Now, the thing about these headphones is they were specifically designed for the player. The player has the little control pod halfway up the wire, so you can change tracks and stuff while the player itself stays safely in your pocket. If your player didn't come with one, go buy one, they're great. Thus, the headphone wire is only half the length of standard headphones. Using regular headphones means there's a huge spool of needless wire hanging around, getting in the way. Very inconvenient.

I went down to Tottenham Court Road, which is THE street to buy stereo bits in London. I visited every single shop on the street with no luck (although in one the clerk offered to buy my jacket off me). Finally, in the tiny, cramped basement Sony 'repair centre' which I doubt Akio Morita would ever set foot in, I found my answer.

I was only the second person to ever come in there with that request. You see, it costs Sony a lot to ship individual parts, getting a new set of short-cord headphones would cost me £30. I stood in the smoky underbelly of this shop (which was not unlike the pawn shop basement from Pulp Fiction) unable to believe my ears. The nice repairman acknowledged it was ridiculous. I could get at least six pairs of regular headphones for that. Suffice to say, I didn't bother.

Anti-Corrosive Coating
On my 14th birthday, my present was a shiny new Sega CD model 2. To attach it to your Genesis, you have to open the expansion port on the bottom and remove the red cover, and then slide the Genesis onto the CD unit. I did this, and it didn't work.

My birthday is December 21st, so you can imagine Sega's customer support line wasn't exactly heaving with staff. When I finally got through after 3 hours of "Thanks so much for continuing to hold, we'll be right with you" recordings, I was told to scrub the life out of the expansion port's plug. The reason being, to remove the protective coating which was non-conducive. After completely removing the eraser from a pencil, it still didn't work.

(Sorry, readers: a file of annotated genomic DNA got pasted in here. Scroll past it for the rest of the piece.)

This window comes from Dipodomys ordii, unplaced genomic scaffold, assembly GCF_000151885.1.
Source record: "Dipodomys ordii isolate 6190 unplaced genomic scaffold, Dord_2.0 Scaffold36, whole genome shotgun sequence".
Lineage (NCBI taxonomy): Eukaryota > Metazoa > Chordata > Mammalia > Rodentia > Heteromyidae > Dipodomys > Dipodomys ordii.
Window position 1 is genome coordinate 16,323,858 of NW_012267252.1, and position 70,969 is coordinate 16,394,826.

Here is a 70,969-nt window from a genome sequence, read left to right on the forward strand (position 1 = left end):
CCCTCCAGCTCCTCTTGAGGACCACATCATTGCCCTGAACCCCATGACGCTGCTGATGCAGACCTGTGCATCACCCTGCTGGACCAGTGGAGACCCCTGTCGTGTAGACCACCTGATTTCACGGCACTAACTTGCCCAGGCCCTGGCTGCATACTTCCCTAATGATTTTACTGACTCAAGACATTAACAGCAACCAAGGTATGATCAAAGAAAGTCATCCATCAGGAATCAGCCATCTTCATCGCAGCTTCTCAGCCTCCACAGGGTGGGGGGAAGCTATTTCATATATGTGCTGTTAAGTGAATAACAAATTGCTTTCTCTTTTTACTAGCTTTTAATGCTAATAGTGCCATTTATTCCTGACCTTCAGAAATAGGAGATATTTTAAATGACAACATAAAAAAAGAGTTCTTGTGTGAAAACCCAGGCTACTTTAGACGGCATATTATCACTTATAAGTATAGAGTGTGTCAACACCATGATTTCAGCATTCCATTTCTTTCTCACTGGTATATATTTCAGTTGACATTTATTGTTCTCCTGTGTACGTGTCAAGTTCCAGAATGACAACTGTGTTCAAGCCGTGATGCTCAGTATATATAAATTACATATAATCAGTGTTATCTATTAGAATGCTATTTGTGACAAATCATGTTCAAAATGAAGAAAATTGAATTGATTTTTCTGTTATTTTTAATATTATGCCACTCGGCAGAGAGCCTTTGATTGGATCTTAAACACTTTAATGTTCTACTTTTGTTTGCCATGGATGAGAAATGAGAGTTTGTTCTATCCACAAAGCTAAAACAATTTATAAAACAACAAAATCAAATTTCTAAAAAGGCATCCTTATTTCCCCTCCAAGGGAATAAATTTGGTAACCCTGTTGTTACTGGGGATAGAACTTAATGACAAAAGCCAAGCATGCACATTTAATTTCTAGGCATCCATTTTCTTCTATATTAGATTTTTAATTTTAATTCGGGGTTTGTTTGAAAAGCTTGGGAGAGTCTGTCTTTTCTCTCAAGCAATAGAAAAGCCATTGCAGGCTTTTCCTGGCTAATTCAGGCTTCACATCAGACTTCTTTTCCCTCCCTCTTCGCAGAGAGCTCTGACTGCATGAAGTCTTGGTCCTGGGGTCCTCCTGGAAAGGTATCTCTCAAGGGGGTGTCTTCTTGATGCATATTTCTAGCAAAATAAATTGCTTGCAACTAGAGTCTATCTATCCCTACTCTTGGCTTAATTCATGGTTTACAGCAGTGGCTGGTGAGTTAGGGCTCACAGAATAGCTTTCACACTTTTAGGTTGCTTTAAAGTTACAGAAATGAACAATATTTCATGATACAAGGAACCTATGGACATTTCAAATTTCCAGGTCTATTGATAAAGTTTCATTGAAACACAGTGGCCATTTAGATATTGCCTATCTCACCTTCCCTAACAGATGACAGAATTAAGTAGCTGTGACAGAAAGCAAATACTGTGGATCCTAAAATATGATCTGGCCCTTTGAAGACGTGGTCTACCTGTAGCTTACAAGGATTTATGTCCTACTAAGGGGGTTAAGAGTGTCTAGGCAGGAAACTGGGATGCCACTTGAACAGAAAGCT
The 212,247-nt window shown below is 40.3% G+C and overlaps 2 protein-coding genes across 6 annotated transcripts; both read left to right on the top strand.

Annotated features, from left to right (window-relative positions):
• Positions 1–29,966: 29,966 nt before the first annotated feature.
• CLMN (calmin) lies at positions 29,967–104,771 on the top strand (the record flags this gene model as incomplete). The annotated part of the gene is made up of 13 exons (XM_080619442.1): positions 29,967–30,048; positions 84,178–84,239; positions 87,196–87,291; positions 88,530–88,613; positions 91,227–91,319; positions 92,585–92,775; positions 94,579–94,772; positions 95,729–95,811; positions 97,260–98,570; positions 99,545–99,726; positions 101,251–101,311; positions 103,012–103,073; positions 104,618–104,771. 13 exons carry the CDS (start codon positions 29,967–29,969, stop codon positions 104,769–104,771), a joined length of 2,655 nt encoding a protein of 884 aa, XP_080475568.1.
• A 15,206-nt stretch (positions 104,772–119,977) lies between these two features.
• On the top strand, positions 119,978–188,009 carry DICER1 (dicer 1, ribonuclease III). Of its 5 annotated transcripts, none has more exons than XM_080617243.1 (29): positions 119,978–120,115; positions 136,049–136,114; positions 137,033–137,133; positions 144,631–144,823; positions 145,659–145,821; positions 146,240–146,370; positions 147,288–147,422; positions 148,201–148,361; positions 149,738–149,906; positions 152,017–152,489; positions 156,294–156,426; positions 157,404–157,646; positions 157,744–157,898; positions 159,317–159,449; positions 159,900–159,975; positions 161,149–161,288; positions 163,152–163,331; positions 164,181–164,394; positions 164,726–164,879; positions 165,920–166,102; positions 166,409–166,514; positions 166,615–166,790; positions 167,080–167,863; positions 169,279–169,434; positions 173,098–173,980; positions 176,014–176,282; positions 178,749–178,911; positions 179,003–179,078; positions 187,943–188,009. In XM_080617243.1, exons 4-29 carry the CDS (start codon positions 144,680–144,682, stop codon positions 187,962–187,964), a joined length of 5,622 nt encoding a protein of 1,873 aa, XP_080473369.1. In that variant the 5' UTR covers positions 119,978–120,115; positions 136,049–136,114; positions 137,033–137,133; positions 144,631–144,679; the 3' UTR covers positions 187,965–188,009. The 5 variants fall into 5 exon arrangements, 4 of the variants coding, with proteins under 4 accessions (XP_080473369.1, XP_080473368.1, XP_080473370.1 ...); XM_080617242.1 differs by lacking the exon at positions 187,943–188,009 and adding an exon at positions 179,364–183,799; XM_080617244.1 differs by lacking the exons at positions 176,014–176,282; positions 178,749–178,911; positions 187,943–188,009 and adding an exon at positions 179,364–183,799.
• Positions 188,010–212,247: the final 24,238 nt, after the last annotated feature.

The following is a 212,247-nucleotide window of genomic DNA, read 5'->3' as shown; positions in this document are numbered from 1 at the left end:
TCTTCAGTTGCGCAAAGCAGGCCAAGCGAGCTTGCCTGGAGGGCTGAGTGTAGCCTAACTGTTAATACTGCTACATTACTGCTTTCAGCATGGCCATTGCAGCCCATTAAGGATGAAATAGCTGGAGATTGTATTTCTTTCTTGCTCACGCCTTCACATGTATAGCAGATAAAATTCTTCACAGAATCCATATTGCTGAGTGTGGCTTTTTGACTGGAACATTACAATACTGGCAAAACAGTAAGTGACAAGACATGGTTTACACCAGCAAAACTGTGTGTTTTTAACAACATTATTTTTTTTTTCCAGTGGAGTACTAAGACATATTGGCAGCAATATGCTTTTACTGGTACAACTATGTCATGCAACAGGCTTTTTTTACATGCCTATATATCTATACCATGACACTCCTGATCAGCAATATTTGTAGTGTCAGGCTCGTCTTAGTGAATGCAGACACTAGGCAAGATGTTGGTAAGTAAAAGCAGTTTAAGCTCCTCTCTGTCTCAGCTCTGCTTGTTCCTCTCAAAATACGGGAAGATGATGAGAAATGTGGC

So, in a blowing Canadian blizzard, I headed out to the Sega of Canada service centre, which was luckily in Toronto, and had it fixed. And my reward? Sewer Shark and Silpheed, in 64 colours of grainy FMV. Hooray!

Those are the most interesting tales of crappy electronics gnashing my testicles, but a brief list of the others includes:

  • My Nokia 5110, which had a loose battery requiring careful handling lest it switch itself off.
  • My Playstation 7502, whose laser packed in after a year.
  • My Dreamcast Astropad, which never worked because one of the wires to the analogue stick is broken.
  • Every Gravis joystick and pad I've ever owned has had cheap buttons which last a week.
  • The bootleg Adlib soundcard I bought which would emit a piercing shriek on bootup until you ran something that used the card. Wolfenstein 3D was duly added as the final line of my autoexec.bat.
  • My cheap EGA card, which prompted 2 hours of fiddling with dip switches to find a working combination.
  • Every Timex Triathlon watch I've owned has died. I've still got them all, one is pre-Indiglo.
  • Never buy a printer where the paper feeder is an optional accessory.
  • We scavenged a Toyota Camry CD player from our friend's Camry when he sold it, and put it in ours. The discs constantly jammed, and Toyota shops had no idea what to do. We've since sold the car, and the new owner has the same problems. He loves the car, though.
  • I too suffered from the infamous problem with my Nintendo where I had to leave it turned on forever lest it never work again.
  • I've had countless walkmans of vary quality from varying brands all give up the ghost.

I don't know whether to blame crappy build quality or just the fact I seem to inadvertently buy the badly-made stuff. All I know is there are certain companies that I'll avoid forever, and that I'll treasure the few reliable pieces of electronics like they were my own children.

My eldest child is a Colecovision, circa 1982.